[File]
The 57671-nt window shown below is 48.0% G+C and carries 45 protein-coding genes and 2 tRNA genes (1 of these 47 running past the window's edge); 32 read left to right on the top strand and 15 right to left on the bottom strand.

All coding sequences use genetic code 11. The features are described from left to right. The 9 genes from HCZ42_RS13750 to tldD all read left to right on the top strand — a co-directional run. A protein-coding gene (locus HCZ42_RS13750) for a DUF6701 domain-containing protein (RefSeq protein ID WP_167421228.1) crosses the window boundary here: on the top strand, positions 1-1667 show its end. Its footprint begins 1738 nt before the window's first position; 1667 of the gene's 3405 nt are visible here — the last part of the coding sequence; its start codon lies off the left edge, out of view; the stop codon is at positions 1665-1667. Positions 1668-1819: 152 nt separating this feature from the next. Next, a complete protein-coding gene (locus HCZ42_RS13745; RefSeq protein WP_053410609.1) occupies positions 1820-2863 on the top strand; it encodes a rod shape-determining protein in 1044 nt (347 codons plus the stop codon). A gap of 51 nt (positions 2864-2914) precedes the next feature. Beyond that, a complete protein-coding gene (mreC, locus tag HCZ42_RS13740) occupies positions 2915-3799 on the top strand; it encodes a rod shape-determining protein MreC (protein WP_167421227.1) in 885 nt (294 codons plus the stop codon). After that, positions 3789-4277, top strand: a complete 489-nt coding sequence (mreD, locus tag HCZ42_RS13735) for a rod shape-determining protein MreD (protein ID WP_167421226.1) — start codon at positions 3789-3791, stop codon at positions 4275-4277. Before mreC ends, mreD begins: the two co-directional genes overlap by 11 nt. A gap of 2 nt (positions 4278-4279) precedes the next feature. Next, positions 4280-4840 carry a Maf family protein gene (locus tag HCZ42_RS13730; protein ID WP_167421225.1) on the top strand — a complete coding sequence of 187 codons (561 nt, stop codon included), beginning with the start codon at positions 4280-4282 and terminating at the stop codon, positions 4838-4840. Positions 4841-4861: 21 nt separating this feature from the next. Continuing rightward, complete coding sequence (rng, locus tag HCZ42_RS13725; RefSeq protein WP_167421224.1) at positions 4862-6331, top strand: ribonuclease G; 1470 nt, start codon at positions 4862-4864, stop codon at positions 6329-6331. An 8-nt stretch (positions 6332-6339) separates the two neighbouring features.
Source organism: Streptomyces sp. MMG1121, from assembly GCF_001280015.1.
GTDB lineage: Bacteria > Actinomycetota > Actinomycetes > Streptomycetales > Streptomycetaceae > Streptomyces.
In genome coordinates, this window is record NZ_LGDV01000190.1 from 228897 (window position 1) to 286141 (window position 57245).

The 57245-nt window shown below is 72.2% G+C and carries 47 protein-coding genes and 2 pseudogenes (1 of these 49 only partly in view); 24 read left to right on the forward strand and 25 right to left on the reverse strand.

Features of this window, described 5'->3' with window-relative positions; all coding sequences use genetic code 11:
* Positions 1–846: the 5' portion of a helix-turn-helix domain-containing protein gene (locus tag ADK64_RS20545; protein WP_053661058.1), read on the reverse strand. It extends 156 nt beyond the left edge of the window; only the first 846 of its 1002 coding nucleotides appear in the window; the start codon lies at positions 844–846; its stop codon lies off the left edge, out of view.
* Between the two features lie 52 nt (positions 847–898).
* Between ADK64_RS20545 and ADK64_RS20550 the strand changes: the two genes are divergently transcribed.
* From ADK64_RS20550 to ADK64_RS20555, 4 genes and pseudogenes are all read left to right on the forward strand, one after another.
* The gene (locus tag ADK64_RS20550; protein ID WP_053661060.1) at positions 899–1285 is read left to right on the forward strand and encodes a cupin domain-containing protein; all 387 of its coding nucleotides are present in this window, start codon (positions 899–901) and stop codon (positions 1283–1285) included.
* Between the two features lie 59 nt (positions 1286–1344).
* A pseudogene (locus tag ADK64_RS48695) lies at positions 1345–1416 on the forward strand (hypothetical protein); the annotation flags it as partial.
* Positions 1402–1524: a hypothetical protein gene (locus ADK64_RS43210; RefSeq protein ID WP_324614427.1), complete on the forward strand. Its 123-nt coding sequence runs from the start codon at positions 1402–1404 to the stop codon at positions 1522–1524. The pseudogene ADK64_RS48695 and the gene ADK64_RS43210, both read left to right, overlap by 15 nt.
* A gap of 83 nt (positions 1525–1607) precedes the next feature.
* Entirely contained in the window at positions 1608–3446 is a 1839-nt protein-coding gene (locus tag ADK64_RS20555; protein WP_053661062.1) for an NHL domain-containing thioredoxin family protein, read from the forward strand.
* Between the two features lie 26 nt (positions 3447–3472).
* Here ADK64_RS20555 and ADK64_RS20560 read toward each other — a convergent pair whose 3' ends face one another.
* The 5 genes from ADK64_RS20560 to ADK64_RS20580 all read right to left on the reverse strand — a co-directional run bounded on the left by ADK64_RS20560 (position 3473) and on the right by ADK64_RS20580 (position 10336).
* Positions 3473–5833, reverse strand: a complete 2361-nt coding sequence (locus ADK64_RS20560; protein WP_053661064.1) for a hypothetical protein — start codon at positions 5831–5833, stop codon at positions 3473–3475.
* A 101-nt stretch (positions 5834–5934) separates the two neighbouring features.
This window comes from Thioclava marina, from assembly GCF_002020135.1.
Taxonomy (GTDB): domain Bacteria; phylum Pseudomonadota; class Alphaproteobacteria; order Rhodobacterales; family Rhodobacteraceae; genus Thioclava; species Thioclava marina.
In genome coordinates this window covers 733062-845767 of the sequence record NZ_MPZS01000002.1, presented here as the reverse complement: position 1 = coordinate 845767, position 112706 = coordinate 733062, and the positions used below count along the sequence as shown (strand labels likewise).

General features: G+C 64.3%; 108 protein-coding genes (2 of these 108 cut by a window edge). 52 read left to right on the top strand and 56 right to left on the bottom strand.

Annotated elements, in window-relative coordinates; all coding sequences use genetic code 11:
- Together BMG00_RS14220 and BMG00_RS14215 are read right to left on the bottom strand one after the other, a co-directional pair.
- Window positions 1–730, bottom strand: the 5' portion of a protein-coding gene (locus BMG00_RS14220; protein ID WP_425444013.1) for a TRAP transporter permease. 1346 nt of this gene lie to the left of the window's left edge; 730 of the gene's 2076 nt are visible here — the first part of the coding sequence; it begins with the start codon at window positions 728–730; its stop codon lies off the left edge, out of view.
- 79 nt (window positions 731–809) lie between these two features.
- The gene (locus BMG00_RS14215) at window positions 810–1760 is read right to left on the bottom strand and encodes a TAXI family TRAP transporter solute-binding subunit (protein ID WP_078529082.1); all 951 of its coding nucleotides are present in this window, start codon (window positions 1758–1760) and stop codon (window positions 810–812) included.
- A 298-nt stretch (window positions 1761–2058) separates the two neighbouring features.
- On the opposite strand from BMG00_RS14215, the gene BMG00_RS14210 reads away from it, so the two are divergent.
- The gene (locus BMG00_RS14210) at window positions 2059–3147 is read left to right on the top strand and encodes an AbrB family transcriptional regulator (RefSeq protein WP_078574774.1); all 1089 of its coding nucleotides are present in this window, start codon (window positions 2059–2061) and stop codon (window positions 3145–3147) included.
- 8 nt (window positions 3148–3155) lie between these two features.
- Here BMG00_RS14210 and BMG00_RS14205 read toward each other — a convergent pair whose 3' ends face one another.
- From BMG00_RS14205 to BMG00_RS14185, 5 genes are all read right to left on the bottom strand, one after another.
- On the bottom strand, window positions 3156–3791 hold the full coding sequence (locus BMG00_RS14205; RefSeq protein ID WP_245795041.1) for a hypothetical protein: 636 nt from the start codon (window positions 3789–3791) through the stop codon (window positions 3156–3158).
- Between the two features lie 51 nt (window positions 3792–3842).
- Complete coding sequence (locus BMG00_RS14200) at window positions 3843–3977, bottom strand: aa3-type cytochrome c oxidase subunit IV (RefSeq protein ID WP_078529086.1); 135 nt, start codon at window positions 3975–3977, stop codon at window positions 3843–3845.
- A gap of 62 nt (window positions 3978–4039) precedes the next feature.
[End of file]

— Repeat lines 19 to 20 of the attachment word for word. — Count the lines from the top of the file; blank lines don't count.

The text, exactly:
* Here ADK64_RS20555 and ADK64_RS20560 read toward each other — a convergent pair whose 3' ends face one another.
* The 5 genes from ADK64_RS20560 to ADK64_RS20580 all read right to left on the reverse strand — a co-directional run bounded on the left by ADK64_RS20560 (position 3473) and on the right by ADK64_RS20580 (position 10336).